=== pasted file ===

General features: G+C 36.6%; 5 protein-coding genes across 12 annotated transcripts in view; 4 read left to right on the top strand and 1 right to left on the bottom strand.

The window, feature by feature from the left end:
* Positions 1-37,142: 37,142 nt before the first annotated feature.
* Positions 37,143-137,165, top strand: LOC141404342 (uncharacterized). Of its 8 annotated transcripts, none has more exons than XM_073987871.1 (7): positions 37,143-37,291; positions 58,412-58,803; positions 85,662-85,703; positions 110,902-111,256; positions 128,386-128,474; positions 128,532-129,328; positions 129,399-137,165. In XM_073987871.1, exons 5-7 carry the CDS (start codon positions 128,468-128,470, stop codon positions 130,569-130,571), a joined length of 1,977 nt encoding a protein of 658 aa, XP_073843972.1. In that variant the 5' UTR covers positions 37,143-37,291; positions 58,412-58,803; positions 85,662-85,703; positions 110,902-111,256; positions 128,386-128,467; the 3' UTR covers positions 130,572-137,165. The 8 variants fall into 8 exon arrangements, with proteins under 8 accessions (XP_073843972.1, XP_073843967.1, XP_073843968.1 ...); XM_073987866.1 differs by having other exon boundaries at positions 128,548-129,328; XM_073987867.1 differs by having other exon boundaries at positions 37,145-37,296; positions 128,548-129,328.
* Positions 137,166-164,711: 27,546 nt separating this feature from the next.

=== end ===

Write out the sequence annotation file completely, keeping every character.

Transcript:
General features: G+C 36.6%; 5 protein-coding genes across 12 annotated transcripts in view; 4 read left to right on the top strand and 1 right to left on the bottom strand.

The window, feature by feature from the left end:
* Positions 1-37,142: 37,142 nt before the first annotated feature.
* Positions 37,143-137,165, top strand: LOC141404342 (uncharacterized). Of its 8 annotated transcripts, none has more exons than XM_073987871.1 (7): positions 37,143-37,291; positions 58,412-58,803; positions 85,662-85,703; positions 110,902-111,256; positions 128,386-128,474; positions 128,532-129,328; positions 129,399-137,165. In XM_073987871.1, exons 5-7 carry the CDS (start codon positions 128,468-128,470, stop codon positions 130,569-130,571), a joined length of 1,977 nt encoding a protein of 658 aa, XP_073843972.1. In that variant the 5' UTR covers positions 37,143-37,291; positions 58,412-58,803; positions 85,662-85,703; positions 110,902-111,256; positions 128,386-128,467; the 3' UTR covers positions 130,572-137,165. The 8 variants fall into 8 exon arrangements, with proteins under 8 accessions (XP_073843972.1, XP_073843967.1, XP_073843968.1 ...); XM_073987866.1 differs by having other exon boundaries at positions 128,548-129,328; XM_073987867.1 differs by having other exon boundaries at positions 37,145-37,296; positions 128,548-129,328.
* Positions 137,166-164,711: 27,546 nt separating this feature from the next.